In this WSB newsfilm clip from May 21, 1961, Montgomery, Alabama police commissioner L. B. Sullivan speaks about the Freedom Rides and the race riots in the city during an interview with a reporter.
The clip begins by focusing on a sign for the Greyound bus station in Montgomery. African American and white people walk down the sidewalk under the sign. White policemen and another white man stand together on the edge of the bus parking lot. The camera moves to show a Greyhound bus parked in the parking lot. Next the camera focuses on the sign over the door to the Montgomery Police headquarters.
Following these images an off-screen reporter interviews Montgomery police commissioner L. B. Sullivan. The reporter's first question is incompletely recorded. Sullivan responds to the question of the possibility of further trouble by expressing hope that there will not be more trouble. Sullivan reminds the reporter that Montgomery did not invite the Freedom Riders to come to the city. He feels that race relations in the community have improved recently and worries about the negative effects of the presence of the Freedom Riders. The reporter asks Sullivan why there is such a negative response to the Freedom Rides. Sullivan explains that it is "against the law of human nature" for people to respond well when things are forced upon them. He praises Montgomery citizens as "the finest people in the world" and declares that racial problems could be solved locally. Sullivan answers the reporter's question about plans in case of further troubles by first announcing increased patrol coverage. He goes on to condemn United States attorney general Robert F. Kennedy for sending United States marshals to Montgomery. According to Sullivan, local resources including police, the sheriff's office, and the highway patrol "are perfectly competent to take care of the matter." Sullivan later clarifies that while Montgomery law enforcement did not invite the U.S. marshals, he did not say they would not cooperate with the federal representatives. The clip ends with Sullivan's assertion that Montgomery is capable of taking care of local problems.
In the summer of 1961, the Congress of Racial Equality (CORE) organized an interracial "Freedom Ride" through the South to test compliance with the United States Supreme Court ruling banning segregation in interstate transportation. The ride, patterned after CORE's 1947 "Journey of Reconciliation," began in Washington D.C. on May 4, 1961 after three days of nonviolence training. Riders traveled in two groups, one by Greyhound and one by Trailways. The group met minor resistance in Virginia, North Carolina, South Carolina, and Georgia. However, on May 14, both groups of travelers were attacked by white mobs in Anniston and Birmingham, Alabama. In both communities, local law enforcement were purportedly aware of plans for mob violence and made arrangements for the mob to attack the riders before the police arrived. On May 15, officials from the United States Department of Justice, including Attorney General Robert F. Kennedy, began negotiating with Alabama officials in an attempt to arrange safe passage for the riders from Birmingham to Montgomery. When Kennedy was unable to get Alabama governor John Patterson to agree to protect the riders, he arranged for the Freedom Riders to fly to New Orleans. A second group of riders arranged by the Nashville, Tennessee, student movement, was also attacked on May 20 in Montgomery, Alabama. During the riot in Montgomery, John Seigenthaler, Attorney General Robert Kennedy's personal assistant, was severely beaten. The riot in Montgomery following the riders' arrival lasted several hours and caused President John F. Kennedy to finally authorize federal marshals to go to the city and protect the riders. White mobs again gathered and threatened the riders at a mass meeting held at First Baptist Church on May 21. The mobs were finally dispersed early in the morning of May 22, after Alabama governor John Patterson declared martial law and sent members of the Alabama National Guard to the church. Once there they escorted the weary meeting participants home. On May 24, riders were heavily protected during the trip from Montgomery, Alabama to Jackson, Mississippi. Once in Jackson, under a secretly negotiated deal between Department of Justice officials and Mississippi state leaders, the riders were all arrested under "breach of peace" charges as they got off the bus. Throughout the summer, subsequent groups of Riders who also traveled to Jackson were arrested. In September 1961, the Interstate Commerce Commission, the governmental body responsible for interstate travel, issued a ruling forbidding segregation in facilities serving interstate passengers.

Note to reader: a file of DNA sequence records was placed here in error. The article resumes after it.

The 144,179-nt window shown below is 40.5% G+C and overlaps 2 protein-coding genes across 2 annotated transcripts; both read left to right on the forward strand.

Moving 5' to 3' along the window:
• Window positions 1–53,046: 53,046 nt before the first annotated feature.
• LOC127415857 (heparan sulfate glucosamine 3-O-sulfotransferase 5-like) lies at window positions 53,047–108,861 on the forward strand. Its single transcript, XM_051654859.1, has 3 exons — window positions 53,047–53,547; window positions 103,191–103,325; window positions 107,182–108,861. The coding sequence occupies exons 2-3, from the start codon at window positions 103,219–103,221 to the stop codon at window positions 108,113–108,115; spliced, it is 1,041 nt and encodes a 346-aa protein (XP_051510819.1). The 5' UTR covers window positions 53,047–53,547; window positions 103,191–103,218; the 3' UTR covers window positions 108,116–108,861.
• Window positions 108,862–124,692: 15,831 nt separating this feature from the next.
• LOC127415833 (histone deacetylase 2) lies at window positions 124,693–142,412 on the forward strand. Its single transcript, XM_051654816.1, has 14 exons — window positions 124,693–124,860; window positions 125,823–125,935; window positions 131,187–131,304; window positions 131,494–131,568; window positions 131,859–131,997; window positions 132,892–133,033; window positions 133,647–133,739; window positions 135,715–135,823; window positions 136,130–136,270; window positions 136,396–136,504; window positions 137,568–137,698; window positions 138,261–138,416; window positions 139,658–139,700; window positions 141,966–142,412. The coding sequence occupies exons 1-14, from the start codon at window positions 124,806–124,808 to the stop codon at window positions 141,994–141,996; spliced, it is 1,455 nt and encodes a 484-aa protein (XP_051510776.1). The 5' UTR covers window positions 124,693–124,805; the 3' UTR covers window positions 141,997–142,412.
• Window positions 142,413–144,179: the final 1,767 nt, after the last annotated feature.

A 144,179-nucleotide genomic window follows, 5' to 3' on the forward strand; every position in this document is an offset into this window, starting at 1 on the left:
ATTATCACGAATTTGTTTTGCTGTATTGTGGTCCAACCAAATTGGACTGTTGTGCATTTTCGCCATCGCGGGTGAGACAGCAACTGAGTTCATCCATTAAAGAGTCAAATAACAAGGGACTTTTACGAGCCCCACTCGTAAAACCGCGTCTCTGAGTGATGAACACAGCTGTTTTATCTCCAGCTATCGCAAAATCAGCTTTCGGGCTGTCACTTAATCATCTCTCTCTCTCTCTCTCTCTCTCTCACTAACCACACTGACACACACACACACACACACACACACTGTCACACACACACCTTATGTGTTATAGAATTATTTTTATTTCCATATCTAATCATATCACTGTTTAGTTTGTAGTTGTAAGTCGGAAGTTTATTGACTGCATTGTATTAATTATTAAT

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The Civil Rights Digital Library received support from a National Leadership Grant for Libraries awarded to the University of Georgia by the Institute of Museum and Library Services for digital conversion and description of the WSB-TV Newsfilm Collection.
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Cite as: WSB-TV newsfilm clip of police commissioner L. B. Sullivan speaking about the Freedom Rides and about race riots in Montgomery, Alabama, 1961 May 21, WSB-TV newsfilm collection, reel 0780, 1:41/03:42, Walter J. Brown Media Archives and Peabody Awards Collection, The University of Georgia Libraries, Athens, Ga, as presented in the Digital Library of Georgia.